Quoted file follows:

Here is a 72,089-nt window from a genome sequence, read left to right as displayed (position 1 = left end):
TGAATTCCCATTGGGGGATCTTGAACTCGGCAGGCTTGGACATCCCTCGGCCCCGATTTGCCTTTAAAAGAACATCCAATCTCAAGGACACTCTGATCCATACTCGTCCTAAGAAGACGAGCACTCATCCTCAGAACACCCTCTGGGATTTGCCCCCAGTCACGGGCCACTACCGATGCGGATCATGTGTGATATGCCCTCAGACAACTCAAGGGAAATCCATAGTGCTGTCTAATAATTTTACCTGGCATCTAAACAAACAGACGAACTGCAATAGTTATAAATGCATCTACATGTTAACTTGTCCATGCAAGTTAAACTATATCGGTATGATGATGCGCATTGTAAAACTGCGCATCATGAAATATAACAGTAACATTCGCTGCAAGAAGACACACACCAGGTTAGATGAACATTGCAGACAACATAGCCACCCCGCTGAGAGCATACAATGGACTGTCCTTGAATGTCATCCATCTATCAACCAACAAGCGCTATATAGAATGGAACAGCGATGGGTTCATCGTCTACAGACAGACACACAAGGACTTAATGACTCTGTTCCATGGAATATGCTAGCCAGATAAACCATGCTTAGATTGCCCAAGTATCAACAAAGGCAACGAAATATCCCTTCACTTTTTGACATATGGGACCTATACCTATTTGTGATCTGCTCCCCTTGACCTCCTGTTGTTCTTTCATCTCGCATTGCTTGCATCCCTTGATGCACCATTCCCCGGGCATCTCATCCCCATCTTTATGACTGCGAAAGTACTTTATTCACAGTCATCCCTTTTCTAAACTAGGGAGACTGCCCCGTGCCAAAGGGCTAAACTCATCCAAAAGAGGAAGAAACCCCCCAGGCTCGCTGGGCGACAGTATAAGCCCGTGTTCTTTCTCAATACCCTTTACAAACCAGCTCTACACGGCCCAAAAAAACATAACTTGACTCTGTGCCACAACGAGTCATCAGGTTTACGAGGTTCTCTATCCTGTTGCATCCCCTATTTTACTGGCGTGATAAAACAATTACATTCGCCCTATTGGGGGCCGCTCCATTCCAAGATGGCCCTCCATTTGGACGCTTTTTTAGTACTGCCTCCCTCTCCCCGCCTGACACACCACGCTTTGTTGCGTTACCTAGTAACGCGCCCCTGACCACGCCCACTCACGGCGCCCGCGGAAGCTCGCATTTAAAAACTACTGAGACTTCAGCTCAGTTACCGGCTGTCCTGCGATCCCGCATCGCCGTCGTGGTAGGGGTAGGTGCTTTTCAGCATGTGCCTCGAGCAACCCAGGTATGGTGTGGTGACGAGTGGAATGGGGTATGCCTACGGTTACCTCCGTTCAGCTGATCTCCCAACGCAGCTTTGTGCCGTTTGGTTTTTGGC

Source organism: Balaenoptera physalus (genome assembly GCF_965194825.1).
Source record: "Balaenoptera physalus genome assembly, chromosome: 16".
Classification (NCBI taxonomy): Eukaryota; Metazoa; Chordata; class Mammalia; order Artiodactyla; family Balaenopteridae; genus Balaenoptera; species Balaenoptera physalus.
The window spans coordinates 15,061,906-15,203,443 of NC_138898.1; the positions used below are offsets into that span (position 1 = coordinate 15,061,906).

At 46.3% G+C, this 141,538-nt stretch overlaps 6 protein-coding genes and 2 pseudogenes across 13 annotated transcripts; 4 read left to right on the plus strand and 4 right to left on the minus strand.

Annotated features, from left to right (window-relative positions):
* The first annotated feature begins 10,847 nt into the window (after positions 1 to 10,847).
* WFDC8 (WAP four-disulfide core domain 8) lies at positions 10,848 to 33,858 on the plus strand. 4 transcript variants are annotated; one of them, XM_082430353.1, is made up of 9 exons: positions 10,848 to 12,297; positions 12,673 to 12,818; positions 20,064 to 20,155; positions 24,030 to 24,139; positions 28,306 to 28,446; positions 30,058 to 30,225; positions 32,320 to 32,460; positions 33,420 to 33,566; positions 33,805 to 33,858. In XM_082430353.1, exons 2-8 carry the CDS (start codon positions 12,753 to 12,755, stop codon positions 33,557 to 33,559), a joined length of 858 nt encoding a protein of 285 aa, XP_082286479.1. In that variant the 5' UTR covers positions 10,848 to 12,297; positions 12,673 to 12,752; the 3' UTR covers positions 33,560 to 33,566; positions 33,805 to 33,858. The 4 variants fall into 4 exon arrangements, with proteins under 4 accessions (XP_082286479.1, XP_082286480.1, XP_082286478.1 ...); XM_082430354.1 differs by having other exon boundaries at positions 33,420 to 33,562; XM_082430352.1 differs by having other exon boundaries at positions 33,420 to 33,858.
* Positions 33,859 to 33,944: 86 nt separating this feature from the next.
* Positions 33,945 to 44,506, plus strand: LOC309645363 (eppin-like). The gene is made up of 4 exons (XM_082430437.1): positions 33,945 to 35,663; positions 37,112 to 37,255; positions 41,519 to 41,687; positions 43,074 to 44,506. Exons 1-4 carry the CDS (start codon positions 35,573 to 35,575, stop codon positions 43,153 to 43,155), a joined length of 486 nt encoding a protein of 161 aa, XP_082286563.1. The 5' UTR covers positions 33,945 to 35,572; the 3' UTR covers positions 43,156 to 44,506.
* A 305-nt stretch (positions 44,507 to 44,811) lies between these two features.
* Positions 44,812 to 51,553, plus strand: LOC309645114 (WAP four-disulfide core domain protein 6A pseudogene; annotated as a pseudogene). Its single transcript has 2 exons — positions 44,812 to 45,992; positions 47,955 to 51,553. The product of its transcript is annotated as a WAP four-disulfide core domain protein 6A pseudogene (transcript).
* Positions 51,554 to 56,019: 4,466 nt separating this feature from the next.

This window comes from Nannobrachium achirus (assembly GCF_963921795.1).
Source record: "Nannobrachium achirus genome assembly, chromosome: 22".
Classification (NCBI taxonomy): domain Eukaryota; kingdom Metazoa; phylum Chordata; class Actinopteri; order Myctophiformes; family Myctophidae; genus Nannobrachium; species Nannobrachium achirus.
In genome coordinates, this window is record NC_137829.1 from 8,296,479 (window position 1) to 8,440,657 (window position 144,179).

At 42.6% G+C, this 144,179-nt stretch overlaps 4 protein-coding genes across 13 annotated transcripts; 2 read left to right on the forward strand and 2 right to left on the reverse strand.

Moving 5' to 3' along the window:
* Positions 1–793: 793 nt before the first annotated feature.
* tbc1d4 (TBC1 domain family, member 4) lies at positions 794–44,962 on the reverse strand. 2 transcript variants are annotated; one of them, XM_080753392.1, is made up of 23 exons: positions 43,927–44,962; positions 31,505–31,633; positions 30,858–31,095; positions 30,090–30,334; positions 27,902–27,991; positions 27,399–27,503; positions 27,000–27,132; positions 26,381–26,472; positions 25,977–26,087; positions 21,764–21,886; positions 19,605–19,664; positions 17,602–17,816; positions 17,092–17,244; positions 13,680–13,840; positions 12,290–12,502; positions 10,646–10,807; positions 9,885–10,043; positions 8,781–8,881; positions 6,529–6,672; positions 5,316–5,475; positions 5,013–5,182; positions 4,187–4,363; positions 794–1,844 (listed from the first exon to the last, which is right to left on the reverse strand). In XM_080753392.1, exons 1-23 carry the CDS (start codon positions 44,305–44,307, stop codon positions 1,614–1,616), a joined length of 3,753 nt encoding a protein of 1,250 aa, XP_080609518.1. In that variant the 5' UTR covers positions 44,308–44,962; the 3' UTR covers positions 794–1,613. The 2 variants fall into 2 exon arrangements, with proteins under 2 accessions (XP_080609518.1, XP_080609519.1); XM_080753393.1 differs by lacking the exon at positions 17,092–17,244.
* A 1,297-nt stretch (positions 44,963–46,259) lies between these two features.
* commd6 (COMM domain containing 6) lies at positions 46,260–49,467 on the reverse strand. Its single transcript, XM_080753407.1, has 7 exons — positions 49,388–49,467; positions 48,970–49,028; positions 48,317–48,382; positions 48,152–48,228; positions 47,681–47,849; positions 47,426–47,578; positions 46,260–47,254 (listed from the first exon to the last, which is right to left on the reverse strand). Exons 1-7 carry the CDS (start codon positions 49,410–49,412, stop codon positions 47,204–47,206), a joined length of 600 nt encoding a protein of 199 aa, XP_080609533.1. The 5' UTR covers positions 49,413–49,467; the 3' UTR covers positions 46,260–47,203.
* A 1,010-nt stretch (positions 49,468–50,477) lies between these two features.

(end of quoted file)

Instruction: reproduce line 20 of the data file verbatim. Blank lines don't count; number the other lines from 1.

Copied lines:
At 42.6% G+C, this 144,179-nt stretch overlaps 4 protein-coding genes across 13 annotated transcripts; 2 read left to right on the forward strand and 2 right to left on the reverse strand.